Whilst some Health and Social Care Partnerships are working collaboratively with homecare providers to provide flexibility in managing the unprecedented impact of COVID-19, others are continuing with ‘business as usual’ approaches to contracting, monitoring and funding.
Some areas are continuing to operate minute-by-minute billing for commissioned homecare visits through electronic call monitoring systems, with no tolerances allowed for late or extended visits. This results in financial penalties for the homecare provider. This rigid approach does not take into account the need for flexibility in supporting individuals who may have lost their wider support networks due to current restrictions and therefore need additional time for support, or for staff to ensure the safety, health and wellbeing of an individual thoroughly including monitoring for COVID-19 symptoms. It also fails to recognise the additional time required to operate stricter hygiene and infection control protocols, or to put on and remove PPE.
At a time when we truly are all in this together, there must be trust, flexibility and partnership in health and care provision in order that the whole system and workforce can operate safely and effectively.
We welcome recent announcements regarding enhanced testing access for health and social care staff and for care home residents. This must specifically include homecare staff and supported individuals too. Homecare staff are experiencing high levels of anxiety and distress associated with fears of carrying Coronavirus unknowingly between the homes of the vulnerable people they support. Testing can support these fears to be at least partially reduced as well as to ensure critical workers are off work for shorter periods of time when they or a family member are suspected of having Coronavirus but testing proves they do not. There must also be routes to accessing testing which do not require significant travel, which is proving to be a barrier for homecare workers who do not drive.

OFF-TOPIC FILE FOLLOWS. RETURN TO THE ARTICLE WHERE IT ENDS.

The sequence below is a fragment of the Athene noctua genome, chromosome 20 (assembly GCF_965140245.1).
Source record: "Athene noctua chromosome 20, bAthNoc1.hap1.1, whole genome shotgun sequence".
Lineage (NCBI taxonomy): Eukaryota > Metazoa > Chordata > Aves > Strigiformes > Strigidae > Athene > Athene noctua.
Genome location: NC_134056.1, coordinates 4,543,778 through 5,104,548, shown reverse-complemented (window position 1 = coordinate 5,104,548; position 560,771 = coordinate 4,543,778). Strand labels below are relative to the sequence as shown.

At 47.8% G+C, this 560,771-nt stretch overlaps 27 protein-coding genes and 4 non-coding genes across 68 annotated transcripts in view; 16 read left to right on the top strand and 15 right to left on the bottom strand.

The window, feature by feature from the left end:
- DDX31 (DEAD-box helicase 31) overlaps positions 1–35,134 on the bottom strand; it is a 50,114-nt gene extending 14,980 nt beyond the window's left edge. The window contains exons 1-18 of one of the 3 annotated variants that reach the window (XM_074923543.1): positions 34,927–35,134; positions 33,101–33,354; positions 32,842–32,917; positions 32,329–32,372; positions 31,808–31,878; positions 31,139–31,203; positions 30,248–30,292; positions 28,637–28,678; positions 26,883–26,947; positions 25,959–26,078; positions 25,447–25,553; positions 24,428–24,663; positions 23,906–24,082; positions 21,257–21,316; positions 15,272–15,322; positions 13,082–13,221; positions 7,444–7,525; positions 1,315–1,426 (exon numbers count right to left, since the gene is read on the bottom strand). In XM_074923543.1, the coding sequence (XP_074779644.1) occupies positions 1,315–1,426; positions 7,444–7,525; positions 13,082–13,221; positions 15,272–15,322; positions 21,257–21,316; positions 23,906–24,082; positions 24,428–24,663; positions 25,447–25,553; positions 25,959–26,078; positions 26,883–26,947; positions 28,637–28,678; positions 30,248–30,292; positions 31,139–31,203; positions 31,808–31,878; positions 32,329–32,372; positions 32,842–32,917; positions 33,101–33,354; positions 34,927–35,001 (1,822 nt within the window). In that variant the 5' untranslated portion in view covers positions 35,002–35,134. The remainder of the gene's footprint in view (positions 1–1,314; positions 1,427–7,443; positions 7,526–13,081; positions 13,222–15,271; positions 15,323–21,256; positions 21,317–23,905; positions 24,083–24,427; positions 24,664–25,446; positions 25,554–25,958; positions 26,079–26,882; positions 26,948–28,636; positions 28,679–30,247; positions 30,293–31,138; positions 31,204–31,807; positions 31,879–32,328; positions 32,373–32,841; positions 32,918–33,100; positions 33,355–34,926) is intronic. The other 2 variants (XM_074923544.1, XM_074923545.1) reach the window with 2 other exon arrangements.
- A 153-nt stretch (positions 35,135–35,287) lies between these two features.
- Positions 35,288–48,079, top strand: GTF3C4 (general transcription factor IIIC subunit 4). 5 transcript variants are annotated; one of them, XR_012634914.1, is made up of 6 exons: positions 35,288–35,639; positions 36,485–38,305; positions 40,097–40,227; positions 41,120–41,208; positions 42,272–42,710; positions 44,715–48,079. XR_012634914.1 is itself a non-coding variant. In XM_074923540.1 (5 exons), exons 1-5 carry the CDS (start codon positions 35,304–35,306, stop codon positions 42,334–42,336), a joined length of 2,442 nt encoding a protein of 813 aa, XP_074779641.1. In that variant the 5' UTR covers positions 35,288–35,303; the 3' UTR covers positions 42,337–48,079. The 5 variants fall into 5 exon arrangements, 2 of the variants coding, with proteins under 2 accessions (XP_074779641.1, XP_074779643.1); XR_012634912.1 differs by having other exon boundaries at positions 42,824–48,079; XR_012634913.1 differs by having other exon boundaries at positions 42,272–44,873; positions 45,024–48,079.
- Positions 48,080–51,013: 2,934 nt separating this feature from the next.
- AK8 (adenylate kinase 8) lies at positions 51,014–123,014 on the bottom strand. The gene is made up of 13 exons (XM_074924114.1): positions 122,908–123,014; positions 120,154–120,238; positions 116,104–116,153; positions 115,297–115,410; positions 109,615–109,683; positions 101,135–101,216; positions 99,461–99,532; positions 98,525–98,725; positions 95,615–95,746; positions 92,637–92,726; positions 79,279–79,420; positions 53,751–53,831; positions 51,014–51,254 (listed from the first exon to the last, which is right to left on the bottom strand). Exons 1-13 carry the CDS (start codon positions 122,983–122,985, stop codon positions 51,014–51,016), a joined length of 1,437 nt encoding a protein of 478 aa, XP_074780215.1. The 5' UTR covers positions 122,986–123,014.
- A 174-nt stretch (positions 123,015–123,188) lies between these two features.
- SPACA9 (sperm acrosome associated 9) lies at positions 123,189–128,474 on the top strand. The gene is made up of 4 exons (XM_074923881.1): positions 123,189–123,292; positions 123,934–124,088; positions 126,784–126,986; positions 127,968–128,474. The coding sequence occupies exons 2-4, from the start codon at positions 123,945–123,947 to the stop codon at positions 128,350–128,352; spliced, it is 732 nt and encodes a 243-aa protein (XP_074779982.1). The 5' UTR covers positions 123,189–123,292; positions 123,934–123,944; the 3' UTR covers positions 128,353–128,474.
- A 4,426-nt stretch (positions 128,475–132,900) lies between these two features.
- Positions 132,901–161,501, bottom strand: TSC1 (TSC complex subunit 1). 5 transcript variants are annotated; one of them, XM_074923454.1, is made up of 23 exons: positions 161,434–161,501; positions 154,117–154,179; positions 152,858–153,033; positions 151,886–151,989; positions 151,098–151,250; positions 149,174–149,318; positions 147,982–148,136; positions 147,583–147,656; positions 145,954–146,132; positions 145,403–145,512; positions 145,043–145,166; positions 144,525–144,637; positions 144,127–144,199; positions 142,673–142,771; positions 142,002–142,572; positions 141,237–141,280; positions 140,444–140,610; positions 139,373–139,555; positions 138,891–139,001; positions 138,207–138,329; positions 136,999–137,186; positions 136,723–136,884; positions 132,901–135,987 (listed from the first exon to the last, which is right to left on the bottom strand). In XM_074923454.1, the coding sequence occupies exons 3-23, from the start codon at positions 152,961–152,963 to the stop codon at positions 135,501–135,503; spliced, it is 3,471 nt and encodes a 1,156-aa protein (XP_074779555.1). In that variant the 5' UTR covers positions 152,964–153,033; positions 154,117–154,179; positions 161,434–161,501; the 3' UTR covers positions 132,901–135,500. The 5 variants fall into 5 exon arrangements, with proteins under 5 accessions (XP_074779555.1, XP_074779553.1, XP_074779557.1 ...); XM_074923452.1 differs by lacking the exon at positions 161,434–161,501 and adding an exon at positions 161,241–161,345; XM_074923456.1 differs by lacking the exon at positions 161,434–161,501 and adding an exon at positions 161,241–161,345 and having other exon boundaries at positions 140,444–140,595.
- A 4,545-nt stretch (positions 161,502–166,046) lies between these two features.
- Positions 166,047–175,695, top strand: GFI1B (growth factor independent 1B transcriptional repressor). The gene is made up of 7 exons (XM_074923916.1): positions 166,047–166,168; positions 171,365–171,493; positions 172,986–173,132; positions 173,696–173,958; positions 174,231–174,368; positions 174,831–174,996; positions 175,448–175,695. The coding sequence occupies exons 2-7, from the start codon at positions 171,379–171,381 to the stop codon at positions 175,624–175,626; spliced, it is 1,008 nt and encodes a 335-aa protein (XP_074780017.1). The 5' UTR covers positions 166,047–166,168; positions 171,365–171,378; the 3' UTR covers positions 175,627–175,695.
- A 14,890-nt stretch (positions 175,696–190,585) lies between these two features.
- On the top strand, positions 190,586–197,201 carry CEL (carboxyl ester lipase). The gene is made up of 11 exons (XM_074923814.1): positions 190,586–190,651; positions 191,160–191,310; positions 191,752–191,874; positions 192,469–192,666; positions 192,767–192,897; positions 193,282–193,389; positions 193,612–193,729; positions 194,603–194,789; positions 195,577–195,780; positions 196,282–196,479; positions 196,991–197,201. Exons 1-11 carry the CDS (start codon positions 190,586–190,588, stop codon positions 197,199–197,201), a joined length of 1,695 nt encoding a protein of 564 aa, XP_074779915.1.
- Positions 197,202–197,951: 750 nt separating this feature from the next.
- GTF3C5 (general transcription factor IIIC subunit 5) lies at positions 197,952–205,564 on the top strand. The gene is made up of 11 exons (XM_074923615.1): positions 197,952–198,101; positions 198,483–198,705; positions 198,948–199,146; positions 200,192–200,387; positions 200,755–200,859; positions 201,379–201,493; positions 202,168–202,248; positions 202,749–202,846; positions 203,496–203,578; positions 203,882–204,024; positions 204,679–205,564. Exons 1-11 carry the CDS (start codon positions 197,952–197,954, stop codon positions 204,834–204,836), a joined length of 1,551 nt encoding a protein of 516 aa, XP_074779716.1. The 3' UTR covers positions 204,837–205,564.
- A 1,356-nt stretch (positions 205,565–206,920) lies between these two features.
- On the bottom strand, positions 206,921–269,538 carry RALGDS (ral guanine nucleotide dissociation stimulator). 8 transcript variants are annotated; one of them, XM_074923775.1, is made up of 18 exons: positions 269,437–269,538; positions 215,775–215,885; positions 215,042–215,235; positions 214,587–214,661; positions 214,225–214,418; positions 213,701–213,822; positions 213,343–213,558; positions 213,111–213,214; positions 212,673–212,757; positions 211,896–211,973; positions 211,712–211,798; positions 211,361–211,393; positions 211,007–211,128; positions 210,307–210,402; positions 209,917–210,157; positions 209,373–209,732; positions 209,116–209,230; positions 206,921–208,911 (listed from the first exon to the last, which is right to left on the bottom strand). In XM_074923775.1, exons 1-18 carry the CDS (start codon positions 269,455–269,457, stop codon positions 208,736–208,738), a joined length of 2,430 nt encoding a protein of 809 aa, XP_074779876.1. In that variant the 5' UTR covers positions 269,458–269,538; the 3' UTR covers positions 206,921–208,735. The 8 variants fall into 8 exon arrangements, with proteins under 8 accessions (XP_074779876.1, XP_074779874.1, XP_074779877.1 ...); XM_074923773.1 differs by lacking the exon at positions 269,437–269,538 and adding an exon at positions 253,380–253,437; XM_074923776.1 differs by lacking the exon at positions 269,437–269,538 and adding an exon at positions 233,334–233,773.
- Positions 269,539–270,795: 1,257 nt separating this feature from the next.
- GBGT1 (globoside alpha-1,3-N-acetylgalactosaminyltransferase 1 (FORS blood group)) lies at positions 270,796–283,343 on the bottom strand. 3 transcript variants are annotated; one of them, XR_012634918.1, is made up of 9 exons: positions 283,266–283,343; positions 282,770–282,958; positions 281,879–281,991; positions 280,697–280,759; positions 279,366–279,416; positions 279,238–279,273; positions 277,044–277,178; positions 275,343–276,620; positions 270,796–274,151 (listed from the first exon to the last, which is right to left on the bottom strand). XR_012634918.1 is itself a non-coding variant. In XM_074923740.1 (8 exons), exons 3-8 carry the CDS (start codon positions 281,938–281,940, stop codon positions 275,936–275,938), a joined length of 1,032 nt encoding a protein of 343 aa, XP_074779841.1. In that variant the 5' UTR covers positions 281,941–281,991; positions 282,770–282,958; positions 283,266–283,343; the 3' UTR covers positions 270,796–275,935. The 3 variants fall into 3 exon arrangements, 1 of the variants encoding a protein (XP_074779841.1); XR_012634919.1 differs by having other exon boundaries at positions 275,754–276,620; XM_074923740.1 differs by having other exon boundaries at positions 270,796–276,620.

Individuals supported at home may not see anyone else in a day, particularly at the current time. Knowing if they have Coronavirus can therefore help to direct their care accordingly. The homecare they receive, from individuals they know and have built relationships with who can spot early signs of health deterioration, is absolutely essential to their health and wellbeing.